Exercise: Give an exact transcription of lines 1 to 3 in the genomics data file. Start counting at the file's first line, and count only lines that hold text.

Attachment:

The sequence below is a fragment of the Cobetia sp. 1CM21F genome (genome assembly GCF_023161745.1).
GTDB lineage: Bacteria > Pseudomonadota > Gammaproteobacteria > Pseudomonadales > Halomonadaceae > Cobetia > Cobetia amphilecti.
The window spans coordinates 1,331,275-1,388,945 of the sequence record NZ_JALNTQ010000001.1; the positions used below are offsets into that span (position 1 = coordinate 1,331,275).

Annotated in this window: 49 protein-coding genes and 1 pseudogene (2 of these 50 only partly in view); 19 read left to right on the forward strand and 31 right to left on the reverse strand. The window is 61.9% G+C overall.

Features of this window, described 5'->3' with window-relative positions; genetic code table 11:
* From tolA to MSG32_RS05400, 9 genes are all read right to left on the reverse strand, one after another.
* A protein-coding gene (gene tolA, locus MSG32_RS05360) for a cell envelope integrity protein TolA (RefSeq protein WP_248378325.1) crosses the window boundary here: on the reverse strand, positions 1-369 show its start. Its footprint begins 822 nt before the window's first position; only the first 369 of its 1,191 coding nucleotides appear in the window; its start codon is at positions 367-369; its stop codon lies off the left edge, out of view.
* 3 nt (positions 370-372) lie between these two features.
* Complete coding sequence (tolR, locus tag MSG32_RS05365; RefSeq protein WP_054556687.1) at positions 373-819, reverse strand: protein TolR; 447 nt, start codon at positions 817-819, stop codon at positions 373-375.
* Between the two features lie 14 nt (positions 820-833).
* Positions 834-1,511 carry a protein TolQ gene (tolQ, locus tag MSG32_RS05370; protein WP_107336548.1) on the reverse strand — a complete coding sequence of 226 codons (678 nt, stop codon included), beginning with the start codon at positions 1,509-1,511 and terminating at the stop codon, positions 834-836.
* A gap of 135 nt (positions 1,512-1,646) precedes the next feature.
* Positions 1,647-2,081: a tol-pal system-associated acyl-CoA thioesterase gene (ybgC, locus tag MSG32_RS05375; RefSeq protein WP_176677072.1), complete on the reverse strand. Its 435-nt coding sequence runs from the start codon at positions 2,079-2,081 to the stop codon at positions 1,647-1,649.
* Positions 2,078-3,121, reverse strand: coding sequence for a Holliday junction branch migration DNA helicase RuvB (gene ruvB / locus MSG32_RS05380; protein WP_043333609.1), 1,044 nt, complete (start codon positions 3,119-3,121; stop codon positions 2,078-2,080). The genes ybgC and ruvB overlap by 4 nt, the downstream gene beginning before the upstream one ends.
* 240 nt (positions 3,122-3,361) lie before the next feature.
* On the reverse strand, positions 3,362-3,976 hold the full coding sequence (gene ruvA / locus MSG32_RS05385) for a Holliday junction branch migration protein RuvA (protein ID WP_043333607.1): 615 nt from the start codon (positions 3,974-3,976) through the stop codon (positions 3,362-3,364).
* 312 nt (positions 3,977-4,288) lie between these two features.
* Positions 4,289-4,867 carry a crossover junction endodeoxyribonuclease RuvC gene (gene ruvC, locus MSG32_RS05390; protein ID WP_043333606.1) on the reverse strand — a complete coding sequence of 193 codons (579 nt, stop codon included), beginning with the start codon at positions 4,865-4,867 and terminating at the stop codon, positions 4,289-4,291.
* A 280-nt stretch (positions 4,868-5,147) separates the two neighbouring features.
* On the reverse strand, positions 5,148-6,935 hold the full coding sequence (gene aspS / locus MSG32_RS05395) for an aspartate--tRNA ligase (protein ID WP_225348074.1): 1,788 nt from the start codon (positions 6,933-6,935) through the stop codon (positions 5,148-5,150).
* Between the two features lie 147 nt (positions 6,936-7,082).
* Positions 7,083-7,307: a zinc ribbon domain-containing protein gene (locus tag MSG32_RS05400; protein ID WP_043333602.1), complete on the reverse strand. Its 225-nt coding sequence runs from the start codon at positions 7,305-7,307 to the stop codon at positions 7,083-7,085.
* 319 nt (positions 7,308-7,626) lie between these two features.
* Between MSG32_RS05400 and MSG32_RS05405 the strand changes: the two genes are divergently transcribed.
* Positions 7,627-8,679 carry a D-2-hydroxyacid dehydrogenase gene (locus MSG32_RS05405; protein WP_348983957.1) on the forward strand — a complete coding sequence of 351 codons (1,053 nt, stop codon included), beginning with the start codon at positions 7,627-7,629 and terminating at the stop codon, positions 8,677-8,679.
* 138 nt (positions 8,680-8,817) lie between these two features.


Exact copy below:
The sequence below is a fragment of the Cobetia sp. 1CM21F genome (genome assembly GCF_023161745.1).
GTDB lineage: Bacteria > Pseudomonadota > Gammaproteobacteria > Pseudomonadales > Halomonadaceae > Cobetia > Cobetia amphilecti.
The window spans coordinates 1,331,275-1,388,945 of the sequence record NZ_JALNTQ010000001.1; the positions used below are offsets into that span (position 1 = coordinate 1,331,275).